Recent storms left locals huddled in their homes, but the Hollister Fire Department braved the rain to rescue residents from rising waters.
Recent rainfall caused chaos in the Lovers Lane area of the county. Earlier this month, county inspection teams discovered a Pacheco Creek levee breach northeast of the bridge on Lovers Lane. According to the Office of Emergency Services, the breach is located on private property.
The county recently ratified a declaration of local emergency, which caused Gov. Jerry Brown to proclaim a State of Emergency for the county on Jan. 24.
Damages to roads and bridges are expected to cost millions, according to the office of emergency services.
Hollister Fire Chief Bob Martin Del Campo said his department had the responsibility of the whole region to attend to when it came to emergency calls.
“When the (first) call came out, it came out as a public service assistance for water in somebody’s house,” he said. “When the troops got out there, they realized it was flooding from the banks of the creek out there by San Felipe Road and Lovers Lane, not knowing the levee had broken. That was about 1:33 in the morning.”
Multiple calls started coming in for evacuation and swift water rescue after that, he said.
The department deployed one engine to make an assessment of what resources were needed. Once the engine arrived, the department realized they needed to do a quick evacuation on the spot, Martin Del Campo said. After requesting assistance from local law enforcement and CalFire, the department set up an incident command post near the flooded area. It also activated an evacuation center at the Veterans’ Memorial Building, which was staffed with Red Cross and county employees.
“As I drove by, people were on the rooftops of cars with flashlights and cell phones lit up so we could identify them and pull them out of the water,” Martin Del Campo said.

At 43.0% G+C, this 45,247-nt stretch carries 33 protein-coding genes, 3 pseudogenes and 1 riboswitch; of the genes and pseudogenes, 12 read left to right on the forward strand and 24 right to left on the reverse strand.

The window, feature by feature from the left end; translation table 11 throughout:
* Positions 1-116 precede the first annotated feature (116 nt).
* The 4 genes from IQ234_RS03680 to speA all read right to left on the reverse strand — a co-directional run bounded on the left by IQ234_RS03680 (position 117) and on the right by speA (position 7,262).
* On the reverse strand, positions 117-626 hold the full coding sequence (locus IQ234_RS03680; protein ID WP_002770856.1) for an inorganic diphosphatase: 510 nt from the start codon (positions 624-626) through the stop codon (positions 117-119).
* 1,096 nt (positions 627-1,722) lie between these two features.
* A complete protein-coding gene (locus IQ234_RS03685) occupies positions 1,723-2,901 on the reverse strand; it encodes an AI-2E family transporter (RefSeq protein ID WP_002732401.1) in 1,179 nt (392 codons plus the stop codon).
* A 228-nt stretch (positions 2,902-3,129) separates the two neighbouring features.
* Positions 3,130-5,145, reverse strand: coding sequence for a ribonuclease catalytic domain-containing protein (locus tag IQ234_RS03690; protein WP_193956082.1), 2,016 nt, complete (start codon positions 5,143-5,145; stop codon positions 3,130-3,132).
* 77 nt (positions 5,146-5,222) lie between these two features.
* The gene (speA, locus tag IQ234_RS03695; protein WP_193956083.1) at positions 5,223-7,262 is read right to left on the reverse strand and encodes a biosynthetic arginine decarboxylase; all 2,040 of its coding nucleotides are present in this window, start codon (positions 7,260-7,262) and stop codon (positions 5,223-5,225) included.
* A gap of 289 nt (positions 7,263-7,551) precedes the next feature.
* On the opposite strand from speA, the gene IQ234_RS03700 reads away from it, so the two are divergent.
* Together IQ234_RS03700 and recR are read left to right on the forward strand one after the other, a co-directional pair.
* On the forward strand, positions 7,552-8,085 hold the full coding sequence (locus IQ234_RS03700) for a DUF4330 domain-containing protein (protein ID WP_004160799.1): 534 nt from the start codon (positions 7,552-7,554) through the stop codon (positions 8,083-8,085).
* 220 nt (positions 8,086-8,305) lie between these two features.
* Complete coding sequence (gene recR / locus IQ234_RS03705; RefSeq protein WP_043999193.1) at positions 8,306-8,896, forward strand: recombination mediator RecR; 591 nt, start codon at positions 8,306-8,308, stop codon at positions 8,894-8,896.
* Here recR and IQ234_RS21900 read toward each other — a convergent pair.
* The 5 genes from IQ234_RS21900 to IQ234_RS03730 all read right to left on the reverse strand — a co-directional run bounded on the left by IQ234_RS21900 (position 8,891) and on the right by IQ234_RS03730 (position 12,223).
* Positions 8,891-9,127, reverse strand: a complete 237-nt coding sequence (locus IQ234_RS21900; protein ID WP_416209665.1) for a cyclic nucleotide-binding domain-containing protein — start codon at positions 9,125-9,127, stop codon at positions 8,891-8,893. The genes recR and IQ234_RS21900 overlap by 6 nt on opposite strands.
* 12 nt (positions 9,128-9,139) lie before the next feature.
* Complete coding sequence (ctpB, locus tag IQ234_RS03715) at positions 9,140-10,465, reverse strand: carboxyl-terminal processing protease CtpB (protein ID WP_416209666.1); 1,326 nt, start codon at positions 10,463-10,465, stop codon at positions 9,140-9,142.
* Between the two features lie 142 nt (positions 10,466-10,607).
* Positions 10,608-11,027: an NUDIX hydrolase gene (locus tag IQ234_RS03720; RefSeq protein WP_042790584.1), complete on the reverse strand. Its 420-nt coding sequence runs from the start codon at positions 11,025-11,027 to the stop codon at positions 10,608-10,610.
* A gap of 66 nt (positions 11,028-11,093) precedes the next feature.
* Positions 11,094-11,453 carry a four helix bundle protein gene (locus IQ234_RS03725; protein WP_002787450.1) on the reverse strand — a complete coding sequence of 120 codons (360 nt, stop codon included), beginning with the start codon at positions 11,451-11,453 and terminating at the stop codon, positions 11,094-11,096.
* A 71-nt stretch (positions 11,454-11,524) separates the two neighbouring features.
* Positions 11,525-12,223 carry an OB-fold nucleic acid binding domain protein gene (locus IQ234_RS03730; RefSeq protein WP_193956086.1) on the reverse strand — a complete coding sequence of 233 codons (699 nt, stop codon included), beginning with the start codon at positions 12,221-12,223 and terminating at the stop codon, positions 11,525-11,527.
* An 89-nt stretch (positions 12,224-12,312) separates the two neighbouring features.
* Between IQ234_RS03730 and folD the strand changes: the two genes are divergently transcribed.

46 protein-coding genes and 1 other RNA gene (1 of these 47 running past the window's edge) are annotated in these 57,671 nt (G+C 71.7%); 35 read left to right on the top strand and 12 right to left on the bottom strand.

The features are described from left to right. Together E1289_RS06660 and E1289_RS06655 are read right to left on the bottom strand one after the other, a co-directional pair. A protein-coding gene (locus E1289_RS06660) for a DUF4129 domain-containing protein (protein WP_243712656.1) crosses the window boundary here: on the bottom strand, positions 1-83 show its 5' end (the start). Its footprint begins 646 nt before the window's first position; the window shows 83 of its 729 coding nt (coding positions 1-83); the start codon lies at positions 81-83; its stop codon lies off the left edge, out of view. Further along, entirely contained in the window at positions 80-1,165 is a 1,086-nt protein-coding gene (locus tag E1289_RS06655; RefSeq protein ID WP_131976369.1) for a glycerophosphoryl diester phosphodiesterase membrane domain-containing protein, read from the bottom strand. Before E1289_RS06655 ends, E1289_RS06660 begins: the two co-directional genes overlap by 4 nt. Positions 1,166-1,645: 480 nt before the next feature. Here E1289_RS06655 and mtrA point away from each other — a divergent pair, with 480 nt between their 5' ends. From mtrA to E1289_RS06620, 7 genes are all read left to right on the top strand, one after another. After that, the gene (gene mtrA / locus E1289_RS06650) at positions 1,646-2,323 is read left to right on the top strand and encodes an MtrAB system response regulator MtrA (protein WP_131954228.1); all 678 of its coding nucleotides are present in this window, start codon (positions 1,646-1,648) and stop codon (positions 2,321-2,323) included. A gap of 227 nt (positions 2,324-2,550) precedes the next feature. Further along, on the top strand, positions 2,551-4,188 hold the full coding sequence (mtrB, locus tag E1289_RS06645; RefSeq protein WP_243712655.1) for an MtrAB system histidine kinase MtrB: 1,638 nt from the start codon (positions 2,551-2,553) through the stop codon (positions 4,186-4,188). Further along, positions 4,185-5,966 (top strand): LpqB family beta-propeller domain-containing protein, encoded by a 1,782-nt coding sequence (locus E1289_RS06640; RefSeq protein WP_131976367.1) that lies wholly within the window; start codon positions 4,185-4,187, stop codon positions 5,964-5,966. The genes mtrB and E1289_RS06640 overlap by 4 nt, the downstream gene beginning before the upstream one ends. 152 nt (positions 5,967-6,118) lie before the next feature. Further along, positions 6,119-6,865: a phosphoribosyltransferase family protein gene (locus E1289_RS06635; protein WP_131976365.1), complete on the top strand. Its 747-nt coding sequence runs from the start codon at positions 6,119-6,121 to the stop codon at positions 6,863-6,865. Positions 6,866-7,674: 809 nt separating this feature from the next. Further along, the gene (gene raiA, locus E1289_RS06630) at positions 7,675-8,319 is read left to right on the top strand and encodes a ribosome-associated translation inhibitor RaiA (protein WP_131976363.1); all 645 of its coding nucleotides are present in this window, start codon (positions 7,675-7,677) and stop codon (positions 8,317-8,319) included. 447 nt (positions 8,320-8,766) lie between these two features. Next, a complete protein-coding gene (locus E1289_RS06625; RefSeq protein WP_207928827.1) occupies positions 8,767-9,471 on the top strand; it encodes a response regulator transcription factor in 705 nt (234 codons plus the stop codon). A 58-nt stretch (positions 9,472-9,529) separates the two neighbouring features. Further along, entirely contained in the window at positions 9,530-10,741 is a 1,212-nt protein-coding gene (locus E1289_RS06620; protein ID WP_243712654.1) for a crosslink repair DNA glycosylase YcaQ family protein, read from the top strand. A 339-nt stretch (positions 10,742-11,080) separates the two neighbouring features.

A San Jose task force brought a boat with eight personnel to assist incident command and evacuate people by boat. The San Benito County Sheriff Search and Rescue organization were utilized as well. Search and rescue is an organization comprised of volunteers who pay for their own training and use their own vehicles to provide quick and immediate action.
Martin Del Campo described what happened after someone was rescued from the flooded area.
“We’d rescue and send them by way of county transit to take a bus to the Vets’ building to get warm, get something to eat, have somewhere to stay,” he said.
He described the difficulty of rescuing those stranded in the flood area.
“When we get an incident like this that’s not just somebody’s single address, that’s more manageable compared to what we had with multiple residents and not knowing who’s at what house,” Martin Del Campo said. “We still have to make a search of the area not knowing if they’re home or not.”
Martin Del Campo said he wanted to relay a sense of preparedness to the community.
“It would be paramount for them to sign up with the website CodeRED, apply their cellphone number on it. So when we do a CodeRED or reverse 911, it goes straight to the people who need the information.”
CodeRED is an emergency notification service that allows emergency officials to notify residents and businesses by cell phone and text messaging.
Office of Emergency Services Secretary Dixie Zamzow said the service is area specific.
“If your cell phone is connected and Lovers Lane flooded, you’d get a text,” Zamzow said.
Locals can download the application on iOS and Android mobile devices. They can also sign up at www.san-benito.ca.us/county-departments/oes.
“If we can have it go straight to the cell phone, have these folks get that info as soon as possible, they’ll know in English and Spanish what’s coming at them,” Martin Del Campo said. “The fear of the unknown is probably worse than the actual situation.”